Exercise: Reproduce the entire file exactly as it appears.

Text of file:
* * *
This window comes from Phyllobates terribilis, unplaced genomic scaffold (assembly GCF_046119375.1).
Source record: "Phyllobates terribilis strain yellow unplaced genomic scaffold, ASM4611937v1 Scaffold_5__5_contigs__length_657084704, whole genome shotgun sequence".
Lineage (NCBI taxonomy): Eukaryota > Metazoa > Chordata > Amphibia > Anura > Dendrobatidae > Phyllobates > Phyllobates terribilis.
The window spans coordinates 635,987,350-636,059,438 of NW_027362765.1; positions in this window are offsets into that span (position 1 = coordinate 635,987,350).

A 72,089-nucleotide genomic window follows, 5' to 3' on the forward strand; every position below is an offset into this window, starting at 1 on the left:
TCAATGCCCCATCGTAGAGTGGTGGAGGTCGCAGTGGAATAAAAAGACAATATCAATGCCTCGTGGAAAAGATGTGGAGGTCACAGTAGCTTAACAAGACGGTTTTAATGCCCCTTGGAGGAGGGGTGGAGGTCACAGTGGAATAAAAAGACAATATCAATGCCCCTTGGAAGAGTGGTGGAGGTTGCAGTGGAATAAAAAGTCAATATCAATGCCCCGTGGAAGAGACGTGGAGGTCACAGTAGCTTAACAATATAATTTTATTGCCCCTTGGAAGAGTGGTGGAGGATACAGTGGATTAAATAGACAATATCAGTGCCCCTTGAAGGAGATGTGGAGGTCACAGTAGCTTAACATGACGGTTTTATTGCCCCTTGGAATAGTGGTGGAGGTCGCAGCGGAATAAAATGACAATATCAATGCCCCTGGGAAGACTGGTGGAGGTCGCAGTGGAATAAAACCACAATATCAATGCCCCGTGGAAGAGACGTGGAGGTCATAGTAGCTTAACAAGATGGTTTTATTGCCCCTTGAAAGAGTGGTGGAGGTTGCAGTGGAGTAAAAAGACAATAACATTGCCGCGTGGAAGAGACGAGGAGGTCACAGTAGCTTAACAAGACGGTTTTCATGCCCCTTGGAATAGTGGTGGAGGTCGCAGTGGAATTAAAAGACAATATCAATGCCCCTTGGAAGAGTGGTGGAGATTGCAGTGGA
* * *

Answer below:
This window comes from Phyllobates terribilis, unplaced genomic scaffold (assembly GCF_046119375.1).
Source record: "Phyllobates terribilis strain yellow unplaced genomic scaffold, ASM4611937v1 Scaffold_5__5_contigs__length_657084704, whole genome shotgun sequence".
Lineage (NCBI taxonomy): Eukaryota > Metazoa > Chordata > Amphibia > Anura > Dendrobatidae > Phyllobates > Phyllobates terribilis.
The window spans coordinates 635,987,350-636,059,438 of NW_027362765.1; positions in this window are offsets into that span (position 1 = coordinate 635,987,350).

A 72,089-nucleotide genomic window follows, 5' to 3' on the forward strand; every position below is an offset into this window, starting at 1 on the left:
TCAATGCCCCATCGTAGAGTGGTGGAGGTCGCAGTGGAATAAAAAGACAATATCAATGCCTCGTGGAAAAGATGTGGAGGTCACAGTAGCTTAACAAGACGGTTTTAATGCCCCTTGGAGGAGGGGTGGAGGTCACAGTGGAATAAAAAGACAATATCAATGCCCCTTGGAAGAGTGGTGGAGGTTGCAGTGGAATAAAAAGTCAATATCAATGCCCCGTGGAAGAGACGTGGAGGTCACAGTAGCTTAACAATATAATTTTATTGCCCCTTGGAAGAGTGGTGGAGGATACAGTGGATTAAATAGACAATATCAGTGCCCCTTGAAGGAGATGTGGAGGTCACAGTAGCTTAACATGACGGTTTTATTGCCCCTTGGAATAGTGGTGGAGGTCGCAGCGGAATAAAATGACAATATCAATGCCCCTGGGAAGACTGGTGGAGGTCGCAGTGGAATAAAACCACAATATCAATGCCCCGTGGAAGAGACGTGGAGGTCATAGTAGCTTAACAAGATGGTTTTATTGCCCCTTGAAAGAGTGGTGGAGGTTGCAGTGGAGTAAAAAGACAATAACATTGCCGCGTGGAAGAGACGAGGAGGTCACAGTAGCTTAACAAGACGGTTTTCATGCCCCTTGGAATAGTGGTGGAGGTCGCAGTGGAATTAAAAGACAATATCAATGCCCCTTGGAAGAGTGGTGGAGATTGCAGTGGA